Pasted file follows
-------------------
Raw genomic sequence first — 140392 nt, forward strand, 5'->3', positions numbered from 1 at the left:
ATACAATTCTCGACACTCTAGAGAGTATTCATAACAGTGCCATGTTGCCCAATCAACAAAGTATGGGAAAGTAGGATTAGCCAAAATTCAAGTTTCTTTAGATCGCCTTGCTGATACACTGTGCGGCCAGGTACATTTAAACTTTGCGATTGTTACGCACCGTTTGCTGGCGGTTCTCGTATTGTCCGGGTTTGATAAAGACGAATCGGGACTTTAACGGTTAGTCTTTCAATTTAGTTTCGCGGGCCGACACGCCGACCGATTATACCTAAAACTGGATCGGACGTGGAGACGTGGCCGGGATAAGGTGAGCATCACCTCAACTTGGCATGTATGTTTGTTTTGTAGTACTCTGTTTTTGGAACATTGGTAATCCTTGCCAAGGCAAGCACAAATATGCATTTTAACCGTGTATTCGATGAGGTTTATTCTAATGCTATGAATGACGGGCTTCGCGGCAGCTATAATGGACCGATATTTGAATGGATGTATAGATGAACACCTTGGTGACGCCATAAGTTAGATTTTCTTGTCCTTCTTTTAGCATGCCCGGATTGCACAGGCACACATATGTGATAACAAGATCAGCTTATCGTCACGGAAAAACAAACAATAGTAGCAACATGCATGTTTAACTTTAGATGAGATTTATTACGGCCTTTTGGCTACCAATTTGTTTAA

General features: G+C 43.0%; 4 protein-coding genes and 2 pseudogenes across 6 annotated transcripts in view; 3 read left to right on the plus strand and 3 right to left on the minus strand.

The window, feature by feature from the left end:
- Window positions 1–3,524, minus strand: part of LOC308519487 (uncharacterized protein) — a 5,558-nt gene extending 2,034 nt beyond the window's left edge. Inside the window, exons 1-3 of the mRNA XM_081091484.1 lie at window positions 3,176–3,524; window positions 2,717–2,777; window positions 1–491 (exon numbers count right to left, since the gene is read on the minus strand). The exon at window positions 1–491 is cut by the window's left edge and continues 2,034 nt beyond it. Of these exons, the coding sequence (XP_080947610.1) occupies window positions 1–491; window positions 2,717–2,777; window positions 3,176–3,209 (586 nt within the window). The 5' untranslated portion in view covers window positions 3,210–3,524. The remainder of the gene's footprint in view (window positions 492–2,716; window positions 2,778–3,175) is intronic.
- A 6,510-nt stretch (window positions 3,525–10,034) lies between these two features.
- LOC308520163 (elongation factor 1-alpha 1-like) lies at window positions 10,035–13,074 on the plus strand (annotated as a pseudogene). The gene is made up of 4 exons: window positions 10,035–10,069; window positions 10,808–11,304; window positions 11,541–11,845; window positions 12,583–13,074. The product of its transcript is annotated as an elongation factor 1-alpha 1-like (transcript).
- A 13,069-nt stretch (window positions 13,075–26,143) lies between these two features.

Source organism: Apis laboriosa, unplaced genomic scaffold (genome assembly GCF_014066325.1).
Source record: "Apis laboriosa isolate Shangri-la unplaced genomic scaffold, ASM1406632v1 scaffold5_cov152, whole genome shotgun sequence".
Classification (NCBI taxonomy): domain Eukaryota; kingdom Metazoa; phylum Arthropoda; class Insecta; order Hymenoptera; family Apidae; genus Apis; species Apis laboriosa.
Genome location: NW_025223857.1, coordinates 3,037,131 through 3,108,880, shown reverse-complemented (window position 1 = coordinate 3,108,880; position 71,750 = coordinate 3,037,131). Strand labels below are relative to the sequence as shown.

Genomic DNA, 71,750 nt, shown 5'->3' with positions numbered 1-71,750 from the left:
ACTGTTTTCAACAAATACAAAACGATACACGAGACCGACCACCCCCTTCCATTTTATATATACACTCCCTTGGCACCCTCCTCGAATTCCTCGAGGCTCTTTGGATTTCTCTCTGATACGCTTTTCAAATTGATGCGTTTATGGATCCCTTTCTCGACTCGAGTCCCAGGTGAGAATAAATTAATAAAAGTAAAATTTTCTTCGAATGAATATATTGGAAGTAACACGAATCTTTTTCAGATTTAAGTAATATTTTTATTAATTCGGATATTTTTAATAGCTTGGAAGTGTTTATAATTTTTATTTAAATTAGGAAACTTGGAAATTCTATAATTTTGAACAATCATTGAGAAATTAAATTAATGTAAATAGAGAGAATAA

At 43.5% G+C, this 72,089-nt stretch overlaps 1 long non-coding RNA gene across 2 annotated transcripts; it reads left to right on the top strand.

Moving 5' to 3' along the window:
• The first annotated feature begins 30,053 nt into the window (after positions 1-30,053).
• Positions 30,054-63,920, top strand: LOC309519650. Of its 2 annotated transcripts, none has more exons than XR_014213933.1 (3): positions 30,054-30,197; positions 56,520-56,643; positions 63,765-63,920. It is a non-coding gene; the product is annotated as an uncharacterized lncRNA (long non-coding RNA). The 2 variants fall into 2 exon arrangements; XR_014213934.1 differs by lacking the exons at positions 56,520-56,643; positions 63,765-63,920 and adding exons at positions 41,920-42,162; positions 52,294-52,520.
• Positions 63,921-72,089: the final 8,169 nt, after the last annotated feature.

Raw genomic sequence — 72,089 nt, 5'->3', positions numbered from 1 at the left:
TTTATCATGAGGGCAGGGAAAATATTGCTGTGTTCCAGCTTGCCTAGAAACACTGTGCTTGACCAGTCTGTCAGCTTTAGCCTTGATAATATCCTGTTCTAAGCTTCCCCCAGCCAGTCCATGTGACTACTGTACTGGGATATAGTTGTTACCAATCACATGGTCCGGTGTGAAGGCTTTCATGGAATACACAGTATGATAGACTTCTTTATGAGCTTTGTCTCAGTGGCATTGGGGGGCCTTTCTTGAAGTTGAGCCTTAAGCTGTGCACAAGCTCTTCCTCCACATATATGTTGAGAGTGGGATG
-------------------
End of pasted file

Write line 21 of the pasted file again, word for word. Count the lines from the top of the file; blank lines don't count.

TTTATCATGAGGGCAGGGAAAATATTGCTGTGTTCCAGCTTGCCTAGAAACACTGTGCTTGACCAGTCTGTCAGCTTTAGCCTTGATAATATCCTGTTCTAAGCTTCCCCCAGCCAGTCCATGTGACTACTGTACTGGGATATAGTTGTTACCAATCACATGGTCCGGTGTGAAGGCTTTCATGGAATACACAGTATGATAGACTTCTTTATGAGCTTTGTCTCAGTGGCATTGGGGGGCCTTTCTTGAAGTTGAGCCTTAAGCTGTGCACAAGCTCTTCCTCCACATATATGTTGAGAGTGGGATG